Prince Rhyus Spokesman of King Antonio

  12. Crispy

    Crispy The following psytrance is baṉned: All

    They're still in the very early stages of planning for this, I wouldn't pay attention to those renders.
     
  13. lang rabbie

    lang rabbie Je ne regrette les gazebos

    It is also cantilevered over the remains of the Roman Governor's palace which apparently survive beneath the platforms of the station and couldn't have piles driven through them.
     
  14. Crispy

    Crispy The following psytrance is baṉned: All

    Interesting! Also, the building next door - black one with silver diamond framing - is supported on just 4 columns - the diamond lattice holds the floors up and the pipes are filled with water to keep the steel cool in a fire so it doesn't warp. It was done that way because the jubilee line was originally planned to be extended directly underneath, pushing the foundations right to the edge.
     
  15. editor

    editor Taffus Maximus

  16. Azrael

    Azrael circling Airstrip One

    Great link, thanks for that. :cool:

    It says the arch was "the largest of its kind in the world", which isn't in itself an argument for preservation, but it was a symbol of the early railway (or rather, railroad) age. English Heritage take such things into account. And as it happens, I do rather like the design.

    Modern railway architecture is fairly abysmal. The current Euston, about to bulldozed 40 years after it went up, has pride of place in the rogues gallery. Even notable exceptions like Stratford don't compare with the work of 1930s modernists like Charles Holden, probably because today we make a fetish of glass.

    [​IMG]

    Canary Warf station and Canada Water possible exceptions.

    [​IMG]

    [​IMG]
     
  17. Brainaddict

    Brainaddict chief propagandist (provisional)

    ooh, no, I take it all back - there's absolutely NO chance we'll end up with an anonymous glass box with all the charisma of an airport departure lounge. NO CHANCE AT ALL :mad::mad::mad:

    I wouldn't argue with the JLE station interiors - probably the best architecture in London for decades. Stratford's a bit meh for me, but I guess it's not terrible - which in itself is a break with recent tradition.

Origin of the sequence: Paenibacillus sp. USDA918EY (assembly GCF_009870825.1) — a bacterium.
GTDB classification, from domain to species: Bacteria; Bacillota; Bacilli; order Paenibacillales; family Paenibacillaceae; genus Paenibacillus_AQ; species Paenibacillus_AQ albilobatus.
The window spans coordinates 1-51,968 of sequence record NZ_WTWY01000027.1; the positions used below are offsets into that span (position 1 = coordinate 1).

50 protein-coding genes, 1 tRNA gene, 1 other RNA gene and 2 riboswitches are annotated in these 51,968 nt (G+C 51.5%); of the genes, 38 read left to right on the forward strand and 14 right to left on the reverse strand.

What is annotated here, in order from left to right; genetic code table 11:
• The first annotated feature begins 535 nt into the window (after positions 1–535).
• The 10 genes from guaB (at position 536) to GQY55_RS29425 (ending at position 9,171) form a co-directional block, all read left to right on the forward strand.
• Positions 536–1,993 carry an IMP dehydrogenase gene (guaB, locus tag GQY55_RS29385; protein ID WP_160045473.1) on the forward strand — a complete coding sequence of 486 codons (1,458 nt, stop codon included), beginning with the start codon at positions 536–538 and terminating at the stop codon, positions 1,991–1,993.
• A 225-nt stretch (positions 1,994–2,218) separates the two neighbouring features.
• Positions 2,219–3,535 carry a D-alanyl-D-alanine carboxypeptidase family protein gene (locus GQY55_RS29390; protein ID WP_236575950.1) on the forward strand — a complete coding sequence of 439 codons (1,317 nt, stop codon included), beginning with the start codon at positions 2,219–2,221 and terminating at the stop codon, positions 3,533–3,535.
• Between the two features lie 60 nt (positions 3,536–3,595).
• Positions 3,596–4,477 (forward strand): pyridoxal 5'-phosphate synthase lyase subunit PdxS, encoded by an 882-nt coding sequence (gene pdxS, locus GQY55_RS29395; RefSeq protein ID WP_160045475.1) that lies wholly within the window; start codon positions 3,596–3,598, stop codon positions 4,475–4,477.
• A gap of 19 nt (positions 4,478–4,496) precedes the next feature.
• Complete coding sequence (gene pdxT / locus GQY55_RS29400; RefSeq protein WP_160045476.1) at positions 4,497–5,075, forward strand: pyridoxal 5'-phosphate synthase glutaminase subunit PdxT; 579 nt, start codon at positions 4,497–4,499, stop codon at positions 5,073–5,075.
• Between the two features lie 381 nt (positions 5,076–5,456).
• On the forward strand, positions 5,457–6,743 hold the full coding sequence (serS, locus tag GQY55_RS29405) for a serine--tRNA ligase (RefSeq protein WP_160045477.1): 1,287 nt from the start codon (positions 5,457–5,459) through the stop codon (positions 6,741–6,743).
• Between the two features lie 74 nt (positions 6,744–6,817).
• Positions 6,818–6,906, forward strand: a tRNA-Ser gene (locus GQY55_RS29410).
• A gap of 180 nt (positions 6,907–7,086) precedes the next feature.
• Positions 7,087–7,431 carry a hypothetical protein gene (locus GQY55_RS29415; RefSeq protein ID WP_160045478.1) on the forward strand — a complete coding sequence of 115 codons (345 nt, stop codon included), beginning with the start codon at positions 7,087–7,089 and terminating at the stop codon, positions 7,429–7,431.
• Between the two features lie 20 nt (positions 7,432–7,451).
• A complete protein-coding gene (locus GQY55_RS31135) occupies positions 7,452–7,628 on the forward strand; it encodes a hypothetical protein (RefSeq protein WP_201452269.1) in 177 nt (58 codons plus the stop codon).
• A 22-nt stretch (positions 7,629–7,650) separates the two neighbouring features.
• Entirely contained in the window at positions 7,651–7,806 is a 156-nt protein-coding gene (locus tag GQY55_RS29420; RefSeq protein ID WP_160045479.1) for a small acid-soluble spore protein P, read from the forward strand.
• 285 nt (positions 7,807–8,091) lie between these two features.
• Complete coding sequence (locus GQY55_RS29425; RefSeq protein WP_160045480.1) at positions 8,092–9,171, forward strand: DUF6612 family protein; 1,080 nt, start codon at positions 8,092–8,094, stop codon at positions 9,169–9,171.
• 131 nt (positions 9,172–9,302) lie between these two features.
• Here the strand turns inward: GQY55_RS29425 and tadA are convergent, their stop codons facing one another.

18. Endeavour

    Endeavour -- --- .-. ... .

    i used to go past it on
    [​IMG]
    the bus when i was a kid
     
  19. Azrael

    Azrael circling Airstrip One

    Neat! Worth rebuilding, or has it benefited from nostalgia?
     
  20. lang rabbie

    lang rabbie Je ne regrette les gazebos

  21. teuchter

    teuchter je suis teuchter

    So Euston could have ended up looking like some kind of Soviet ministry...

    [​IMG]

    That would have been pretty cool.
     
  22. Azrael

    Azrael circling Airstrip One

    Thanks for those links. The apathy shown to conservation by an allegedly conservative government speaks volumes. :( :mad:

    The Soviet ministry would have been okay, with the Arch in front of it, though. I'm more convinced than ever that it should be rebuilt after reading those accounts. Betjeman's lament sums it up:-

    It would be beautiful you see, and of course people always think if you have anything beautiful it’s wicked nowadays. It has to be cheap.
     
  23. Prince Rhyus

    Prince Rhyus Spokesman of King Antonio

    They need to learn the lessons of St Pancras and build a station that is a centre for "civic activity" and something that people can take pride in, rather than building a big soulless glass box. Can't see it happening because everyone's got to make as much money from it as possible.
     
  24. davesgcr

    davesgcr Reading books

    Euston re-development on hold because of the financial situation

    yes - it should be rebuilt - like the Fraunkirche was in Dresden - part of the heritage of Londons first main line railway
     
  25. teuchter

    teuchter je suis teuchter

    A shopping centre?
     
  26. Azrael

    Azrael circling Airstrip One

    Glad someone's mentioned the Fraunkirche, which incorporates original stones in an impressive (and poignant, give their smoke-blackened state) fashion.

    Euston could be rebuilt in Classical style to match the Arch. A magnificent new Great Hall could be created to reflect and honour the original. What do people love about St Pancreas: the glass box they've bolted onto the end, or the soaring canopy of Victorian iron and glass?

    Of course this won't happen, given that architects by and large despise historicism in new builds and bleat "Pastiche! Urgh!" when it's suggested. Giant shoebox it is.